Activity softened in the Fifth District service sector in June, according to the latest survey by the Federal Reserve Bank of Richmond. Revenue expansion at non-retail businesses slowed and retail sales were nearly flat, hampered in part by a continued slump in big-ticket sales. In addition, shopper traffic waned and inventory reductions slowed.
On the labor front, employment in the service sector leveled off in June as retailers cut more jobs and the pace of hiring cooled at non-retail services firms. Average wages continued to advance at a stable pace, however.
Price growth slowed slightly this month and survey respondents' outlook for the next six months was for only a mild pick-up in the pace. Expectations for sales during the next six months remained a bright spot in June.
Slower growth at services firms, along with nearly flat retail sales, contributed to weaker growth in the overall service sector. The revenues index for the broad service sector tapered off to 5 in June from May's reading of 8. Businesses added employees more slowly than a month ago, with the index for the number of employees declining eight points to end the survey period at 2. However, sustained average wage growth held that index at 8 for a second month.
Survey respondents' outlook for sales of goods and services remained bright, with the index for expected demand rising three points in June to 29.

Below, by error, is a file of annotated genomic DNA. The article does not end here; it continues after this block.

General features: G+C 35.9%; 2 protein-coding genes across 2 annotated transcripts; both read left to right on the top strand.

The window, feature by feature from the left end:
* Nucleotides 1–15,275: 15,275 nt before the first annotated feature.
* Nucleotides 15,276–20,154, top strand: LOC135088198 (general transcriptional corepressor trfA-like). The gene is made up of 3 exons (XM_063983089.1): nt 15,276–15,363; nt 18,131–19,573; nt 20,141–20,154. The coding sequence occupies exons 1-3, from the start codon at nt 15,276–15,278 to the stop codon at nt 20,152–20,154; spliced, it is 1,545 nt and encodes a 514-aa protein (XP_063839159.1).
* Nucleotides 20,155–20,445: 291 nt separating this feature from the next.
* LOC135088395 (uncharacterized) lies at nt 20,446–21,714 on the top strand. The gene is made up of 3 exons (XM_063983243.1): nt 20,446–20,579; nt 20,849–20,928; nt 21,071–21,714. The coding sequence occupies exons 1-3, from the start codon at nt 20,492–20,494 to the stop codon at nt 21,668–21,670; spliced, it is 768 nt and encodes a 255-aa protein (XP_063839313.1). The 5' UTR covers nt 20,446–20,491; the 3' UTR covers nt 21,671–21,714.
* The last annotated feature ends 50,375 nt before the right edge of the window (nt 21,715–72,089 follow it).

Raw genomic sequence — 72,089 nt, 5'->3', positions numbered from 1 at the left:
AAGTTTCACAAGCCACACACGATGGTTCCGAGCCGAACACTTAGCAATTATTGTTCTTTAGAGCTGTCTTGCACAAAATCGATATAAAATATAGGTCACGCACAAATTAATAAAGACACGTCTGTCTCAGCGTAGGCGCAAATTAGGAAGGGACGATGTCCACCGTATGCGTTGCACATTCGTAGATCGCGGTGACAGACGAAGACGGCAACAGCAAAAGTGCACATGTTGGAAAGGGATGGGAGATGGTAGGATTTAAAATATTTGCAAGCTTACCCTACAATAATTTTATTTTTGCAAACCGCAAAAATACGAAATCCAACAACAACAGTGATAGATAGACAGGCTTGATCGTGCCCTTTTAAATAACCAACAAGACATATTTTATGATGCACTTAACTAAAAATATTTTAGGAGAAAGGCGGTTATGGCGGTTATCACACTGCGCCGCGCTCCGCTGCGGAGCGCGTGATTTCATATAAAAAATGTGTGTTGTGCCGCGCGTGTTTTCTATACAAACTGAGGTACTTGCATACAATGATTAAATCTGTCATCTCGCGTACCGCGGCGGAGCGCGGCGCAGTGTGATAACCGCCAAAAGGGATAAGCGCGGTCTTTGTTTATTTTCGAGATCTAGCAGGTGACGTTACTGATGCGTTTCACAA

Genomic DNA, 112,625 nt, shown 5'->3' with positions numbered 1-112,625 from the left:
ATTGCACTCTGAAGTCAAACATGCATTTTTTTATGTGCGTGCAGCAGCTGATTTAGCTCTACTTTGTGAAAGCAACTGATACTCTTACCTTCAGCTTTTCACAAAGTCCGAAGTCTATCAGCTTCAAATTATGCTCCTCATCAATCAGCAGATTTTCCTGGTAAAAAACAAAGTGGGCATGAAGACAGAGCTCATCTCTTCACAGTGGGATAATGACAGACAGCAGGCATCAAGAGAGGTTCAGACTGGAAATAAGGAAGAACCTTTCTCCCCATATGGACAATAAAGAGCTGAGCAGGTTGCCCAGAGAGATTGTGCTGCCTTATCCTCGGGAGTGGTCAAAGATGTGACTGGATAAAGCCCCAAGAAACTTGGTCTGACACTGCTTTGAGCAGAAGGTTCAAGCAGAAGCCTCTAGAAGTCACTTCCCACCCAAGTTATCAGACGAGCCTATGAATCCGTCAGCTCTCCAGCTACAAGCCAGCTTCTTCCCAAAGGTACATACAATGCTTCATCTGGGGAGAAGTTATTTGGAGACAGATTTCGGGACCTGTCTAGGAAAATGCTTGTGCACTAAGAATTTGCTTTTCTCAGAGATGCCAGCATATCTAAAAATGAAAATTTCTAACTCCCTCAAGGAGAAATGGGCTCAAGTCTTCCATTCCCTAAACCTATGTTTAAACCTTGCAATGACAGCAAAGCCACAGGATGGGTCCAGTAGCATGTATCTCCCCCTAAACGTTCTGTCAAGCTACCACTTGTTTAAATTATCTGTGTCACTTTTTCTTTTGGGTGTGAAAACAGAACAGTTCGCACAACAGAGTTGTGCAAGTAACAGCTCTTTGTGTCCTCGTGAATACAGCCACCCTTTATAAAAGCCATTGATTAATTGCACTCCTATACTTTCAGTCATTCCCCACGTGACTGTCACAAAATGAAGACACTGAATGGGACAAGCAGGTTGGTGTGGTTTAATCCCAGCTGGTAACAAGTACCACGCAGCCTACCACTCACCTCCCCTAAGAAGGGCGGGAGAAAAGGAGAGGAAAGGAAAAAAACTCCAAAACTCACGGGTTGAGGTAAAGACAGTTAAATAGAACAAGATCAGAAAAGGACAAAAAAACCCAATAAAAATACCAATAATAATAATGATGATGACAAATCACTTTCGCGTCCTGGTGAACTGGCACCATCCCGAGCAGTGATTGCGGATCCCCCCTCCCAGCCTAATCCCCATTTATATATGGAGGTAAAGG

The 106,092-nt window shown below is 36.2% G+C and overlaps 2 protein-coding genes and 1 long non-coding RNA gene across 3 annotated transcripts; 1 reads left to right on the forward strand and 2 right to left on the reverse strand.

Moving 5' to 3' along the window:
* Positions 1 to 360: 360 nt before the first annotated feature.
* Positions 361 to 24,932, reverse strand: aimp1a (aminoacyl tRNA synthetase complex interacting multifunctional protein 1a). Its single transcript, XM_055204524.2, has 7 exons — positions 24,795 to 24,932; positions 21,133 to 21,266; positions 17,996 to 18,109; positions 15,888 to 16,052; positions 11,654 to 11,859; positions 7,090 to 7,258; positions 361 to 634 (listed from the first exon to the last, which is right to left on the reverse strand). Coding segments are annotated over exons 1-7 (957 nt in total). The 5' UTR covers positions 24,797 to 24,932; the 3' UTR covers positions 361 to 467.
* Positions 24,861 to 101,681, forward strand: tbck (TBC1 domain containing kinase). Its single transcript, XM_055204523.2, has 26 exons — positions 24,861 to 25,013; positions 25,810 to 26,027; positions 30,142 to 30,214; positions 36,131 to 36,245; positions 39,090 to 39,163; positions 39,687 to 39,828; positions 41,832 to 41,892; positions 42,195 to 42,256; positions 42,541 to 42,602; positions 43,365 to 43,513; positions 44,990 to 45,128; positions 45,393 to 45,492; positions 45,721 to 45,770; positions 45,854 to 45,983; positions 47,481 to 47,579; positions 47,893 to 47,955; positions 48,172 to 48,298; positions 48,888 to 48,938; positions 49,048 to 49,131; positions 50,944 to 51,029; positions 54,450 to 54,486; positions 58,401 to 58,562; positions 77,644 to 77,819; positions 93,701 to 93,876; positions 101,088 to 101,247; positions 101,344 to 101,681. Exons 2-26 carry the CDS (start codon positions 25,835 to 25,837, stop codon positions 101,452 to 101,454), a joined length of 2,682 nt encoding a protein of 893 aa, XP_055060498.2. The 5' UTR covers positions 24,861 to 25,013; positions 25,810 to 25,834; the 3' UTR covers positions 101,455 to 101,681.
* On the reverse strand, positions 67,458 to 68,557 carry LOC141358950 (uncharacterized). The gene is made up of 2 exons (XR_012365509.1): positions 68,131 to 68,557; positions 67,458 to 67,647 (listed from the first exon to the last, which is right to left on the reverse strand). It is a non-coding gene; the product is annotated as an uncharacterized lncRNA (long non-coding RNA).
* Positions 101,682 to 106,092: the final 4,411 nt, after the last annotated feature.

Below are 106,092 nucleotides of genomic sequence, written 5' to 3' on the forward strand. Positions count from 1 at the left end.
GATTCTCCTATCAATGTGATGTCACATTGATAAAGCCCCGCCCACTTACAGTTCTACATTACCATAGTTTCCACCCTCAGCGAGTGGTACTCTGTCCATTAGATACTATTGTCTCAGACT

Retail sales remained nearly flat in June — the index notched down to −1 from May's reading of 0. Big-ticket sales fell, but the decline was slower than in May; the index settled four points above the previous reading to end the reporting period at −13. Inventories were drawn down more slowly in June than a month ago, strengthening that index to −19 from −34. Shopper traffic dissipated — the index slipped seven points to −8.
Despite weak current conditions, retailers remained upbeat about their prospects for the next six months. The index for expected demand tacked on four points to last month's reading, finishing at 16.
Employment languished among the most anemic components of retail activity; the index for the number of employees dropped to −12, four points below May's index. Average retail wage growth was less widespread in June, cooling that index four points to 7.
Revenues at non-retail services firms continued to grow this month, although the scope was less expansive than in May. The index for services firms' revenues moderated six points to 5. In addition, hiring slowed, softening the index 10 points to end at 7 in June, while the index for average wage growth matched May's reading of 9. Looking ahead six months, however, survey participants expected stronger demand for their services. The index for expected demand inched up one point from May's reading to 36.
Price growth in the overall service sector remained subdued. The annualized change in prices for the overall service sector was 0.32 percent in June compared to 0.37 percent a month earlier. Retail price growth slowed to 0.85 percent annually; in May, retail prices advanced at a 1.18 percent pace. Survey respondents at non-retail services firms reported 0.15 percent annual price growth in June compared to 0.05 percent in May.
Looking ahead six months, survey respondents expected a slight price acceleration in the overall service sector, stepping up to a 1.04 percent annual rate from May's outlook for 0.89 percent. Separately, retailers looked for prices to advance at a 1.43 percent pace, while survey respondents at services firms anticipated price change of 0.90 percent in the next six months. A month ago, expectations were for 0.96 percent and 0.79 percent price growth.
Senior Economic Analyst